Time for an Indigenous Hunting, Fishing, and Conservation Authority
FOR IMMEDIATE RELEASE: October 1, 2020
ANISHINAABE AND DAKOTA TERRITORY, MB — Southern Chiefs’ Organization (SCO) is disappointed by the Government of Manitoba’s proposed approach to the re-opening of at-risk moose hunting areas in Porcupine Mountain, Nopiming, and Duck Mountain. After consultation in 2011, it was agreed that these lands would be closed for moose hunting for a period of time to allow for the growth of the moose population.
On September 29, 2020, the Manitoba Métis Federation announced that they feel the numbers have increased enough for a conservation-minded re-opening of these lands on October 1, 2020 for Métis hunters to be able to provide for their families and communities.
In response to this, the province stated that “Manitoba created the means to provide a controlled and limited moose hunting opportunity in these areas last fall and Manitoba is in the process of contacting eligible communities and organizations for this interim moose hunting opportunity for the fall of 2020.”
However, the province has yet to meaningfully consult with any southern First Nations about this important issue.
“First Nation peoples have been involved in the protection and sustainable harvesting of these lands and natural resources for thousands of years,” said SCO Grand Chief Jerry Daniels. “Indigenous rights are enshrined in the foundation of this country via Section 35 of the Constitution Act. The province of Manitoba cannot create their own processes for determining the harvesting eligibility of communities whose rights are federally protected. First Nations have already taken this issue to the Supreme Court of Canada on numerous occasions, and we have had our harvesting rights reaffirmed in cases such as R v. Sparrow.”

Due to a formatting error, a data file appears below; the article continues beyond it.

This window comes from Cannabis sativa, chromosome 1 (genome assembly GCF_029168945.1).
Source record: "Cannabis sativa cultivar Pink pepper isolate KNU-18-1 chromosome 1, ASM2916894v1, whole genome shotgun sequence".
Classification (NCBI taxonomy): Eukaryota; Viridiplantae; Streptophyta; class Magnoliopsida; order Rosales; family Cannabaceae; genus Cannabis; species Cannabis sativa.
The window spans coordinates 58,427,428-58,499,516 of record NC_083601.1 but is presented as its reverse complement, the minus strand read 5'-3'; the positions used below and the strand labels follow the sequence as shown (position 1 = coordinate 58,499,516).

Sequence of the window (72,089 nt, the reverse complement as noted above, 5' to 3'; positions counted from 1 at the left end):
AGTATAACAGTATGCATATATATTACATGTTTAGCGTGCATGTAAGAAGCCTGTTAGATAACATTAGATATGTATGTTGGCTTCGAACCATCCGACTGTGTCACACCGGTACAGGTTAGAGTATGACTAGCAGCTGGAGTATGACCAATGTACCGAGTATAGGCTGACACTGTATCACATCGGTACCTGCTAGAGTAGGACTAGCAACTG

The province cannot unilaterally decide when they can re-open at-risk moose hunting areas or who they will consult with beforehand. The sustainability of future moose populations are in jeopardy, and the province has a constitutional responsibility to consult with all eligible Indigenous communities that are affected by such important decisions.
“It sets a dangerous precedent when the province thinks they have the authority to pick and choose which First Nations’ Treaty Rights they respect and which they ignore when it comes to harvesting,” continued Grand Chief Daniels. “SCO will be looking to ensure that southern First Nations rights are respected and that we are meaningfully and appropriately included in any formula that is co-developed between First Nations, Métis people, and our provincial Treaty partner to address the re-opening of moose hunting in identified areas. Beyond this situation, I believe the time has come to start paving the way for an Indigenous Hunting, Fishing, and Conservation Authority so that we can ensure that we have a united front to address our issues and protect our rights.”
SCO will be looking to host a meeting with the Manitoba Métis Federation to continue the dialogue about Indigenous harvesting rights and responsibilities.
The Southern Chiefs’ Organization represents 34 First Nations in what is now called southern Manitoba. SCO is an independent political organization that protects, preserves, promotes, and enhances First Nations peoples’ inherent rights, languages, customs, and traditions through the application and implementation of the spirit and intent of the Treaty-making process.
For Media Inquiries:
Vic Savino, Communications Officer, Southern Chiefs’ Organization
Winnipeg Sub-Office: (204) 946-1869 | Email: Media@scoinc.mb.ca
PDF Copy of Release: SCO Media Release – Section 35 Rights